National Consumers League

Chipotle's misdirected food safety efforts

92_chipotle_stock_photo.jpgBy Ali Schklair, Linda Golodner Food Safety & Nutrition Fellow 

Back in August, Chipotle launched its ‘G-M-Over it’ campaign. In the name of food safety, it pledged to eliminate all genetically modified ingredients from its food supply. But the hype didn’t last long. By September, Chipotle was facing a class-action lawsuit challenging the validity of their GMO ban. Plaintiffs argued that the meat and dairy products served at the chain come from animals that feed on GMO corn and soy, not to mention the corn syrup used in Chipotle’s juices and soft drinks. 

Fast-forward to December, and Chipotle was being linked to numerous foodborne illness outbreaks. Over a six-month period, 500 people were sickened and 20 were hospitalized from norovirus, salmonella, or one of two different strains of E. coli. 2016 isn’t looking much better for Chipotle. A federal grand jury has served the company with a subpoena asking for documents relating to the norovirus outbreak at a Simi Valley, CA location. At this point, it is safe to say that Chipotle has greatly misdirected its food safety efforts.

Outbreaks at restaurants are serious. In 1993 an E. Coli outbreak at the fast food restaurant Jack In The Box infected 732 people. The bacterium originated from undercooked beef patties in hamburgers. The outbreak involved 73 Jack In The Box restaurants in CaliforniaIdahoWashington, and Nevada and has been described as "far and away the most infamous food poison outbreak in contemporary history.” Four children died, and 178 other victims were left with permanent injury, including kidney and brain damage. The FDA implemented new guidelines and regulations after the Jack In The Box tragedy, including setting temperatures for cooking beef to destroy pathogens.

The Centers for Disease Control (CDC) estimates that approximately 48 million Americans are infected by foodborne diseases each year. Consumers are twice as likely to get sick from food prepared at a restaurant. Since pathogens can grow and spread anywhere throughout the supply chain, it’s often hard to track the source of an outbreak. When restaurants have multiple supply sources, as does Chipotle, it is even harder to identify the origin. As discussed in a recent New Yorker article, “while Chipotle has said that it is introducing more stringent testing and reassessing its food-handling practices, its reliance on local suppliers means that the task of insuring the integrity of its supply chain will be harder.” Not only will Chipotle have to revamp its food safety protocols, but it may also need to reconsider its entire local sourcing model—something that is a draw for many devoted Chipotle customers.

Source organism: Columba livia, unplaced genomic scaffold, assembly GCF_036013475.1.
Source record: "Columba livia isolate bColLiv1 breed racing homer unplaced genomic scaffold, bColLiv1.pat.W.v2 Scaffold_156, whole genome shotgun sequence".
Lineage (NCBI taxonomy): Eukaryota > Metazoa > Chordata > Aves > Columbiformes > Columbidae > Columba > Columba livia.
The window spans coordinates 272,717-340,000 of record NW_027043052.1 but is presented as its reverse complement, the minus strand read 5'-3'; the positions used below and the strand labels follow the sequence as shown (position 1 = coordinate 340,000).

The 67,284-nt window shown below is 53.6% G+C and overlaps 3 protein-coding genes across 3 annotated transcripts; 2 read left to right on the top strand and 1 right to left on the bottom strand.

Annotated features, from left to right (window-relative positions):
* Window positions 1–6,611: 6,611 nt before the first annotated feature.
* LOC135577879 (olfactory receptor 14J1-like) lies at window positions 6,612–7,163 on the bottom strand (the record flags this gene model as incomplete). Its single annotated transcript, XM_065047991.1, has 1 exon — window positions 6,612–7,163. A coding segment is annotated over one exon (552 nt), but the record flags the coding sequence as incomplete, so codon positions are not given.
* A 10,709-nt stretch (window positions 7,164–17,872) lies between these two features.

Where does that leave consumers who eat out? The CDC suggests taking these four precautionary steps when picking a restaurant or dining out:

  1. Check inspection scores. Search online to see how the restaurant scored on their state health department health inspection.
  2. Make sure the restaurant is clean. Look around to see how used plates and utensils are handled. If you can see it, notice how food is being prepared and how cooking spaces are cleaned.
  3. Check that your food is cooked properly. Look at your meat to determine whether it is cooked thoroughly, and send it back if it appears too pink or raw in texture.
  4. Handle your leftovers properly. Refrigerate leftovers no more than an hour after leaving the restaurant. Eat leftovers within 3 to 4 days, and discard if you see signs of deterioration – like mold or a bad smell or texture - on leftovers.

 The CDC and Food Safety News offer plenty more helpful information about avoiding food borne illness.